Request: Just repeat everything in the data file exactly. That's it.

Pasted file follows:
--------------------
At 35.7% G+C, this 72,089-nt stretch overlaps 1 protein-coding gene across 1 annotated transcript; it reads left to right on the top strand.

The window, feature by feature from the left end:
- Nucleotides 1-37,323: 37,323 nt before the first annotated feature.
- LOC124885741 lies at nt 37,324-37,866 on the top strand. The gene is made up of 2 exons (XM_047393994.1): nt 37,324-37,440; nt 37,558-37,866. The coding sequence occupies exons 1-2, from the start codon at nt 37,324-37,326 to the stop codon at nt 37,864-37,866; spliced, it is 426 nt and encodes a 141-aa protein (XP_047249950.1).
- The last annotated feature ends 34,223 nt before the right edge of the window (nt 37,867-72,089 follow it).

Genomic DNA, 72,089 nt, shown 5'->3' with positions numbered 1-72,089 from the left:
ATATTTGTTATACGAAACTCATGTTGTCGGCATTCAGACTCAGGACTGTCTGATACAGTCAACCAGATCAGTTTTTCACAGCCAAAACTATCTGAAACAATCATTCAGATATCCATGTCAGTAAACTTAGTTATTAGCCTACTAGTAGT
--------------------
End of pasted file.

At 35.7% G+C, this 72,089-nt stretch overlaps 1 protein-coding gene across 1 annotated transcript; it reads left to right on the top strand.

The window, feature by feature from the left end:
- Nucleotides 1-37,323: 37,323 nt before the first annotated feature.
- LOC124885741 lies at nt 37,324-37,866 on the top strand. The gene is made up of 2 exons (XM_047393994.1): nt 37,324-37,440; nt 37,558-37,866. The coding sequence occupies exons 1-2, from the start codon at nt 37,324-37,326 to the stop codon at nt 37,864-37,866; spliced, it is 426 nt and encodes a 141-aa protein (XP_047249950.1).
- The last annotated feature ends 34,223 nt before the right edge of the window (nt 37,867-72,089 follow it).

Genomic DNA, 72,089 nt, shown 5'->3' with positions numbered 1-72,089 from the left:
ATATTTGTTATACGAAACTCATGTTGTCGGCATTCAGACTCAGGACTGTCTGATACAGTCAACCAGATCAGTTTTTCACAGCCAAAACTATCTGAAACAATCATTCAGATATCCATGTCAGTAAACTTAGTTATTAGCCTACTAGTAGT